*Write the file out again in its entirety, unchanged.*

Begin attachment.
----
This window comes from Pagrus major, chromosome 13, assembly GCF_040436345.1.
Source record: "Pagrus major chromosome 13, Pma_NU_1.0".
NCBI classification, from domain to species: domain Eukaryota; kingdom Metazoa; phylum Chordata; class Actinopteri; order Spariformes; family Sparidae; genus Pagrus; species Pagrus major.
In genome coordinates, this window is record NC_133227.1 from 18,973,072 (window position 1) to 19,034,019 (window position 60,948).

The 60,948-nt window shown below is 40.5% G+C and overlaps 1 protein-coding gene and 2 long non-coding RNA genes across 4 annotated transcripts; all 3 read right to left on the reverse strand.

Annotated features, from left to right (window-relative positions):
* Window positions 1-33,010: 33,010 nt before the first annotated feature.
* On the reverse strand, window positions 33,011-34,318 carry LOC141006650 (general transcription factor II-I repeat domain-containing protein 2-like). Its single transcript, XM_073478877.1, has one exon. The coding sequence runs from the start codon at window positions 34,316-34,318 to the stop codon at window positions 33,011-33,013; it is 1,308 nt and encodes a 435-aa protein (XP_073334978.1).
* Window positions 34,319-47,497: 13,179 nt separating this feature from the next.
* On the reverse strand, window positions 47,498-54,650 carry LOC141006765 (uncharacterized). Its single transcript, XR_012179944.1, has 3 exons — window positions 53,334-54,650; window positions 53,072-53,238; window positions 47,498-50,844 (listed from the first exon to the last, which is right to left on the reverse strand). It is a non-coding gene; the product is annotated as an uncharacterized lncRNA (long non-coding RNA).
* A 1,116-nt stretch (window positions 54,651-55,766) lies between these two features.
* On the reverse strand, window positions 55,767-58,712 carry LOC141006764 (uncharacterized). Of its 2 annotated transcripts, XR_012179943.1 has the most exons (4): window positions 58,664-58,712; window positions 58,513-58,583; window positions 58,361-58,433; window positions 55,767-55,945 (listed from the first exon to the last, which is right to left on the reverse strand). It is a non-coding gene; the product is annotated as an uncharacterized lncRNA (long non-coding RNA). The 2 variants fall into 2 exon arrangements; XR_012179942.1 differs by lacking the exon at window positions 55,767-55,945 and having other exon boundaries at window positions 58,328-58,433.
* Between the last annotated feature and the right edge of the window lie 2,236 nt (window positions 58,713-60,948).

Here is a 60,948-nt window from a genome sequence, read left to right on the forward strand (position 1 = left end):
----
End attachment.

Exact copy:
This window comes from Pagrus major, chromosome 13, assembly GCF_040436345.1.
Source record: "Pagrus major chromosome 13, Pma_NU_1.0".
NCBI classification, from domain to species: domain Eukaryota; kingdom Metazoa; phylum Chordata; class Actinopteri; order Spariformes; family Sparidae; genus Pagrus; species Pagrus major.
In genome coordinates, this window is record NC_133227.1 from 18,973,072 (window position 1) to 19,034,019 (window position 60,948).

The 60,948-nt window shown below is 40.5% G+C and overlaps 1 protein-coding gene and 2 long non-coding RNA genes across 4 annotated transcripts; all 3 read right to left on the reverse strand.

Annotated features, from left to right (window-relative positions):
* Window positions 1-33,010: 33,010 nt before the first annotated feature.
* On the reverse strand, window positions 33,011-34,318 carry LOC141006650 (general transcription factor II-I repeat domain-containing protein 2-like). Its single transcript, XM_073478877.1, has one exon. The coding sequence runs from the start codon at window positions 34,316-34,318 to the stop codon at window positions 33,011-33,013; it is 1,308 nt and encodes a 435-aa protein (XP_073334978.1).
* Window positions 34,319-47,497: 13,179 nt separating this feature from the next.
* On the reverse strand, window positions 47,498-54,650 carry LOC141006765 (uncharacterized). Its single transcript, XR_012179944.1, has 3 exons — window positions 53,334-54,650; window positions 53,072-53,238; window positions 47,498-50,844 (listed from the first exon to the last, which is right to left on the reverse strand). It is a non-coding gene; the product is annotated as an uncharacterized lncRNA (long non-coding RNA).
* A 1,116-nt stretch (window positions 54,651-55,766) lies between these two features.
* On the reverse strand, window positions 55,767-58,712 carry LOC141006764 (uncharacterized). Of its 2 annotated transcripts, XR_012179943.1 has the most exons (4): window positions 58,664-58,712; window positions 58,513-58,583; window positions 58,361-58,433; window positions 55,767-55,945 (listed from the first exon to the last, which is right to left on the reverse strand). It is a non-coding gene; the product is annotated as an uncharacterized lncRNA (long non-coding RNA). The 2 variants fall into 2 exon arrangements; XR_012179942.1 differs by lacking the exon at window positions 55,767-55,945 and having other exon boundaries at window positions 58,328-58,433.
* Between the last annotated feature and the right edge of the window lie 2,236 nt (window positions 58,713-60,948).

Here is a 60,948-nt window from a genome sequence, read left to right on the forward strand (position 1 = left end):